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MutS homologue 4 and MutS homologue 5 maintain the obligate crossover in wheat despite stepwise gene loss following polyploidization
journal contributionposted on 19.06.2020, 14:39 by Stuart D. Desjardins, Daisy E Ogle, Mohammad AyoubMohammad Ayoub, Stefan Heckmann, Ian R Henderson, Keith J. Edwards, James Higgins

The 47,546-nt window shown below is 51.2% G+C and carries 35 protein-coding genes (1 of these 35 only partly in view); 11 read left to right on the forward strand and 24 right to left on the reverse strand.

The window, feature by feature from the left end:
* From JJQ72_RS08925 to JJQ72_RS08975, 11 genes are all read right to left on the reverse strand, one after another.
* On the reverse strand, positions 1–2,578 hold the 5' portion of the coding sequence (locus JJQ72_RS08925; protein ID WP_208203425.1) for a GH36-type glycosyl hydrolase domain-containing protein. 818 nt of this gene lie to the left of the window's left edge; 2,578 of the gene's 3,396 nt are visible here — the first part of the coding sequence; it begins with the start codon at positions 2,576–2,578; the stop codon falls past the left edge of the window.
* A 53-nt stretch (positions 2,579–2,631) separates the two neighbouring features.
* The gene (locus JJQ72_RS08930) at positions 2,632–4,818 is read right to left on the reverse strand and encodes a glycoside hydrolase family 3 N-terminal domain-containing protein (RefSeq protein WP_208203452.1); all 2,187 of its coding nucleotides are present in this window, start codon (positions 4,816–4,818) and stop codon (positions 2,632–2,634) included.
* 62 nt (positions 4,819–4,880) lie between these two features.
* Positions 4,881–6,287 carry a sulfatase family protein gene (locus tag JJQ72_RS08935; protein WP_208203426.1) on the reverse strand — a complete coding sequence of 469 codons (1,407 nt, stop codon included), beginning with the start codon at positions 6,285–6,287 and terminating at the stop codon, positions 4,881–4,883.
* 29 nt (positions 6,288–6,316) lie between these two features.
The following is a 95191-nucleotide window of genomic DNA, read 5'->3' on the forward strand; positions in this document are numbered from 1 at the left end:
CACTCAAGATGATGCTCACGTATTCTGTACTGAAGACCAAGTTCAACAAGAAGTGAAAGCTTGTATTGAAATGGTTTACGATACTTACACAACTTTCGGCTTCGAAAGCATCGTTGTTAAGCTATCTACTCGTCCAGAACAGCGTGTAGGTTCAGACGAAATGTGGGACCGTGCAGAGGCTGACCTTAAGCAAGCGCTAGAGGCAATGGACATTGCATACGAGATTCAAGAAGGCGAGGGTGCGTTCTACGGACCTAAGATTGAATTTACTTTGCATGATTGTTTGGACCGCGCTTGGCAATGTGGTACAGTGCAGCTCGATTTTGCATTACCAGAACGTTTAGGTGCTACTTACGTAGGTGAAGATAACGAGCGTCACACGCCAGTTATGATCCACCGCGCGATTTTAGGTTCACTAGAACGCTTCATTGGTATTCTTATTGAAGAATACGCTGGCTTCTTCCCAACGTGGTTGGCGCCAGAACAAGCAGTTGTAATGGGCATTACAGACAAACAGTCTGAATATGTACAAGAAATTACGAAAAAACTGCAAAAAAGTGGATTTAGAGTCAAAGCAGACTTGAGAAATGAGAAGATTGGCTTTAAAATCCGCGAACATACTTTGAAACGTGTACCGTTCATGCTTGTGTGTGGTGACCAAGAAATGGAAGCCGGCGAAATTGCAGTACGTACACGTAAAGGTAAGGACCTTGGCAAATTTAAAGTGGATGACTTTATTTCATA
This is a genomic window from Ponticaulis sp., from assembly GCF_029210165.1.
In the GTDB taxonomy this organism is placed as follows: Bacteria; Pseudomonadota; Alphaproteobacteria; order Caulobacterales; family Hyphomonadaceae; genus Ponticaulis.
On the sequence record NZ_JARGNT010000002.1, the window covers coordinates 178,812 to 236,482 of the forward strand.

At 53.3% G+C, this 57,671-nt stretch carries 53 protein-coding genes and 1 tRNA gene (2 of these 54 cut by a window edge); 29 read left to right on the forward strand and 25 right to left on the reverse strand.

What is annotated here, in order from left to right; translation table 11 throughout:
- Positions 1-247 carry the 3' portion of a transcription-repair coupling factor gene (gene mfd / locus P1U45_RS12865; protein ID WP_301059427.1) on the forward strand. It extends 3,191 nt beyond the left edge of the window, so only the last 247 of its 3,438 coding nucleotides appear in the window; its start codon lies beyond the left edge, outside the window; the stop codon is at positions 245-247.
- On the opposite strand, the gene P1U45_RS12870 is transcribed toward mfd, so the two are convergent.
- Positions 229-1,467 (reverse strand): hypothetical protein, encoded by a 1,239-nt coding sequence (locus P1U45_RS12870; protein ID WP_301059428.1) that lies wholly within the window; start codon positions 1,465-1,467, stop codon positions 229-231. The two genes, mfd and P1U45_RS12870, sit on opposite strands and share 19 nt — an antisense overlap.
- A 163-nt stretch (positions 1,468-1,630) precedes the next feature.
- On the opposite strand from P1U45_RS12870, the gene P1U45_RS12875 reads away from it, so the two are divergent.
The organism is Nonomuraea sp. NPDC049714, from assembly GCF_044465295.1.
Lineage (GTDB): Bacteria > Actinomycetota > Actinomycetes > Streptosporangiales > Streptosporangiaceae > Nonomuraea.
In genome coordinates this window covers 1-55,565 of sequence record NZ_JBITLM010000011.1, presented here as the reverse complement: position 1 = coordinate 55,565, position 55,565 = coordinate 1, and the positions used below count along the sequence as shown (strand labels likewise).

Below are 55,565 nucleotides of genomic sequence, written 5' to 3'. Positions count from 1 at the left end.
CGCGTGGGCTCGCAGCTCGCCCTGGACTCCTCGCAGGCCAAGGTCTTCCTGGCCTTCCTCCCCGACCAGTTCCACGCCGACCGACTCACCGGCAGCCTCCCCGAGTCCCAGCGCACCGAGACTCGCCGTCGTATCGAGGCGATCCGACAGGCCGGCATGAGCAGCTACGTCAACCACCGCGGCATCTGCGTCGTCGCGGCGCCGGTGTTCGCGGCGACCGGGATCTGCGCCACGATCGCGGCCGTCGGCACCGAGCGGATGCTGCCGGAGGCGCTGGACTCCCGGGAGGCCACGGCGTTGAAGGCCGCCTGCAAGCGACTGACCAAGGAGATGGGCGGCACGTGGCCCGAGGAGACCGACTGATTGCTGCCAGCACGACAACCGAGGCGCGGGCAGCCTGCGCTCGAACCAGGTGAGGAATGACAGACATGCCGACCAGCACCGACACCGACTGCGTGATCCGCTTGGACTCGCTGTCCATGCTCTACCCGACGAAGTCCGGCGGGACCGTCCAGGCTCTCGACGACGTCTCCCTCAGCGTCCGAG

Crossovers (COs) ensure accurate chromosome segregation during meiosis whilst creating novel allelic combinations. Here we show that allotetraploid (AABB) durum wheat (Triticum turgidum subsp. durum), utilises two pathways of meiotic recombination. The class I pathway requires MSH4 and MSH5 (MutSγ) to maintain the obligate CO/chiasma and accounts for ~85% of meiotic COs, whereas the residual ~15% are consistent with the class II CO pathway. Class I and class II chiasmata are skewed towards the chromosome ends, but class II chiasmata are significantly more distal than class I chiasmata. Chiasma distribution does not reflect the abundance of double strand breaks, detected by proxy as RAD51 foci at leptotene, but only ~2.3% of these sites mature into chiasmata. MutSγ maintains the obligate chiasma despite a 5.4-kb deletion in MSH5B rendering it non-functional that occurred early in the evolution of tetraploid wheat and was then domesticated into hexaploid (AABBDD) common wheat (Triticum aestivum), as well as an 8-kb deletion in MSH4D in hexaploid wheat, predicted to create a non-functional pseudogene. Stepwise loss of MSH5B and MSH4D following hybridization and whole-genome duplication may have occurred due to gene redundancy (as functional copies of MSH5A, MSH4A, and MSH4B are still present in the tetraploid and MSH5A, MSH5D, MSH4A, and MSH4B are present in the hexaploid), or as an adaptation to modulate recombination in allopolyploid wheat.